Lies. Lies. Lies. The American public hoodwinked. There’s a good word: hoodwinked. Duped. Bamboozled. Thousands of young soldiers sacrificing their lives for what? I am angry.
And now? Tantalizing tidbits of information leak out to the public. In a few years we’ll learn the truth about the machinations of our current administration. How we let ourselves be hoodwinked once again. Have we lost the capacity to demand transparency? To be shocked or indignant at the constant flow of lies?

With the movie jungle scenes still fresh in my mind, I watch a “Sixty-second Vacation” feature on CNN. Tall buildings brightly lit up with neon signs. Solid masses of cyclists flow down a broad boulevard. I’m invited to enjoy the attractions of Viet Nam.

I imagine the faces of an American family sitting in their living room watching this latest vacation destination – where their son lost his life. 

Monday, February 26, 2018

History in the Making

The signs are subtle. Shadows fall at a different angle in the backyard. The sun has taken up a more northern position. Scattered clouds drift across the sky. Today it is refreshingly cooler – only 85 degrees. In this last week of February I savor the summertime quiet of the city. Next week the onslaught of vacationers returning from ocean and mountains begins. Children will don their uniforms to return for another year of school.

The earth follows its orbit, slipping us here in the Southern Hemisphere into fall. School days. Cooler days. The seasons according to schedule. We pull on sweaters. Leaves turn brown and orange and yellow. Flowers make way for seeds. These events are so totally predictable that they don’t make the headlines or the history books. They just are.

I’m outside cutting dead flowers when with the new guard on our street walks by. “Buenos días,” we say. I think from his accent he might be Colombian or Venezuelan. I ask. “Venezuelan,” he tells me. He arrived five months ago. “It’s so much easier to get into Chile than the United States.”

This is history in the making. Peruvians. Colombians. Venezuelans. Dominicans. Haitians pour into the country. Word gets around. In Chile there are jobs. The country is stable. Skin tones on faces on crowded downtown streets are darkening. In this insular country most surprising are the growing numbers of black faces – janitors in the supermarket, gardeners in public parks, truck drivers, and construction workers. Others attempt to eke out a living on the street selling black market purses and scarves made in China.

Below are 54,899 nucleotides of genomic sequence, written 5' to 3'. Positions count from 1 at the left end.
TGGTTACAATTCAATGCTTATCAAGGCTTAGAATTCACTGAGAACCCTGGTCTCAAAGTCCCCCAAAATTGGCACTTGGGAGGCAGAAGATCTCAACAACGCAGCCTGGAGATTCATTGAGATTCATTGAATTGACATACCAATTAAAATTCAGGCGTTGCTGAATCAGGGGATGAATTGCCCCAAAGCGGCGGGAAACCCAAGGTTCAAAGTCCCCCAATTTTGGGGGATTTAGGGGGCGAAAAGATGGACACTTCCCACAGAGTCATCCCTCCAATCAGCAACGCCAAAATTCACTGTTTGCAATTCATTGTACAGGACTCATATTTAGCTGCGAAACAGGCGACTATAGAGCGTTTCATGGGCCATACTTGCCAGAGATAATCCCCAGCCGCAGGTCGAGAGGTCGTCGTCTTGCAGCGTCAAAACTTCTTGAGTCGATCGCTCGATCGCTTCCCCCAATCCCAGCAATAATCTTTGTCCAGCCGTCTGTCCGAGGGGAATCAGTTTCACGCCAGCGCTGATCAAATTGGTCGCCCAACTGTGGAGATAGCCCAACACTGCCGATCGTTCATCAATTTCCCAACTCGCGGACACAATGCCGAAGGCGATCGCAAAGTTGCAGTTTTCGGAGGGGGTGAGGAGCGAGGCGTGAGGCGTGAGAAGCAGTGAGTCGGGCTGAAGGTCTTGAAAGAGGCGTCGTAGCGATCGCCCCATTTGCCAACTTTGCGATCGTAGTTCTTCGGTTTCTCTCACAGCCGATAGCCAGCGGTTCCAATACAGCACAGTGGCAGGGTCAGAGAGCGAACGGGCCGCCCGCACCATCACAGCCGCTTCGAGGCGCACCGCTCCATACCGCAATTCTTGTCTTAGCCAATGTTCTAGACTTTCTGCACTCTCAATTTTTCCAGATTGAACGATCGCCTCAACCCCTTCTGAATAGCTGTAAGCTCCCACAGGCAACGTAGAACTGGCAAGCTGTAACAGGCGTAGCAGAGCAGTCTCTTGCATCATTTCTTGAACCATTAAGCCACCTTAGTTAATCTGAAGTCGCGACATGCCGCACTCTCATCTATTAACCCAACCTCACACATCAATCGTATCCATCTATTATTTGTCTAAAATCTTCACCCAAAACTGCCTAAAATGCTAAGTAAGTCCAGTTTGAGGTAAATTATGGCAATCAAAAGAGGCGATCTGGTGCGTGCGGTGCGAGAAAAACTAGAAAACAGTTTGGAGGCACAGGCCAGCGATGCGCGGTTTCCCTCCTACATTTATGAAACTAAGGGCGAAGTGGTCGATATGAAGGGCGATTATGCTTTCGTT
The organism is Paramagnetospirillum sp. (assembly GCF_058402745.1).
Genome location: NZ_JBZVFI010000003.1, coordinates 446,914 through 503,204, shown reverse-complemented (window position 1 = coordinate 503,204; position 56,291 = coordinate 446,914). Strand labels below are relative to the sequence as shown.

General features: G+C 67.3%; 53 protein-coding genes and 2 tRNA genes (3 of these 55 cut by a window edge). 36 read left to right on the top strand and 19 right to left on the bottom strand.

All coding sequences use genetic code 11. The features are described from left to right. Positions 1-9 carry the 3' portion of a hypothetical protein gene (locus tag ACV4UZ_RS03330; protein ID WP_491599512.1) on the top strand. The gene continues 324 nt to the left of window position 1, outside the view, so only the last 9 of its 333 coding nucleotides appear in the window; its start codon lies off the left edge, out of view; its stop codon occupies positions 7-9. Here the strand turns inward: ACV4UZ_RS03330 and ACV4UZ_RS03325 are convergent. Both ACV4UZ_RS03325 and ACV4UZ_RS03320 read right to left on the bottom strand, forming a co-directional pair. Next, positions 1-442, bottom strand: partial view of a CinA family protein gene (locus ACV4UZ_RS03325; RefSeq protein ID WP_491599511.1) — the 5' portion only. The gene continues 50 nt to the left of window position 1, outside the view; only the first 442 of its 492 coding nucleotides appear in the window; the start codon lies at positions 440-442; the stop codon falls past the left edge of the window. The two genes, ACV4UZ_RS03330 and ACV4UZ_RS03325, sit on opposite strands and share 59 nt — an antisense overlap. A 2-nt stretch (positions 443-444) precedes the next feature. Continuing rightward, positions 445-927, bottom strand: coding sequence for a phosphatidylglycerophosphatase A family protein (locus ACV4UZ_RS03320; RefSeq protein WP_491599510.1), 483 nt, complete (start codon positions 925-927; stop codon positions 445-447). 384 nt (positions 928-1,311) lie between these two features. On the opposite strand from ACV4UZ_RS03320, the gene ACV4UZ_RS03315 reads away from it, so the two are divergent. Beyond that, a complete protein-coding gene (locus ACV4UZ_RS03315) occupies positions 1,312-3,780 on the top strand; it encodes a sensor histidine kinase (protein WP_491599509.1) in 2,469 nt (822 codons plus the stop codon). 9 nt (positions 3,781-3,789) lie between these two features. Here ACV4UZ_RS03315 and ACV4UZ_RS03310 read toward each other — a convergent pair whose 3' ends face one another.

How brave and how desperate the Haitians must have been to find a way to reach this distant country where a different language is spoken. Television reports show classrooms in the modest sectors of town sprinkled with children with big brown eyes gazing out of round black faces. Chileans joke that in a few years, the national soccer team will be a dream team of tall, dark immigrants’ offspring.

I'm considered an expat, not an immigrant. Is that because my skin is lighter? Because I speak English? Because I have a profession? Perhaps it's due to my reason for coming to Chile. When can an immigrant be considered an expat? A look at the big picture reveals that all history has been shaped by movements of populations. Thoughts worth considering.

I like seeing this increasing diversity and smile at the black man I pass on the street. It is a smile of welcome. I hope he knows that. 

Monday, January 29, 2018


Ricardo, my physical therapist, presses his strong hands into my lower back, rubbing in cream with soothing circular and up-and-down motions.

“That’s where it still hurts,” I say. “Is it normal that I still feel pain after seven weeks?”
“Of course,” he answers. “You had major surgery. “They made an incision in your skin and then pulled you open. In my experience, your recovery should take about 3 months.”
“I’ve been feeling kind of low,” I tell him.
“Perfectly normal.”
My step is lighter as I leave.
In spite of my doctor’s reassurances, I need validation for what I am feeling. My family treat me like a queen – breakfast in bed, morning checks on levels of pain, hands to help me up –  for about the first month. I think they expect that I should be better now. Yes, they still ask daily how I feel, but I sense they are losing patience. At the dinner table one night, they claim to feel frustrated that I can’t describe in detail the intensity and location of the pain.
“How does it compare with before surgery?”
“You’re healed on the outside so should also be healed inside.”
“Then the surgery did no good.”
“That doctor keeps changing your medication.”
I tell them I have complete confidence in Doctor B. who reminds me of a big brown teddy bear that I want to hug. We actually do hug each time I leave his office. I can send him a WhatsApp which he answers immediately or calls me on my cell phone.
At home, I report on Ricardo’s comments. That should keep them at bay for a day or two. But doubts prevail in my own head. I pull out the long sheets of information on the two meds I’m still taking.
Adverse Effects: Drowsiness, weight gain, puffiness, weakness, depression, irritability, (and “fondness for doctors.)
That just about covers it. I spend half the day in a stupor, can only walk 4 or 5 blocks, my face is swollen, I feel ugly and find solace in reading and swear like a drunken sailor when I trip over the vacuum cord.

Two days until I see Ricardo again. He reminds me of a ...

Monday, December 25, 2017

Christmas eve in Bed

‘‘Twas the night before Christmas and all through the house
Not a creature was stirring, not even a mouse….

Late, lazy afternoon day. It’s very warm as I lie on top of the bed. A dog barks. Robins tweet.  A strange way to spend this  Christmas Eve. I’ve been bed bound for the past  4 weeks as I recover from back surgery. It doesn’t seem that long, but certainly longer than we expected. So I watch the news, read , answer phone calls and check the multiple WhatsApp dinging into my phone.

Based on the volume of my WhatsApps, I picture the entire city whatsapping and texting this Christmas Eve afternoon : digital Christmas cards. Santa and reindeer jokes, photos, video of glittering Fifth Ave. NYC. And digital hugs. I haven’t checked Facebook yet.  It might seem like I’m quite busy yet all those activities  are interrupted by long, morphine-induced naps and mind explorations. I don’t know when I’ve enjoyed thinking so much. If only I’d have the energy and clarity of thought to jot down those illuminations and pursue those rabbit trails.
Oops, I’m dropping off…
This is my first attempt. AT least it’s a start. Meanwhile, I’ll just sit back and enjoy the view🌈🌎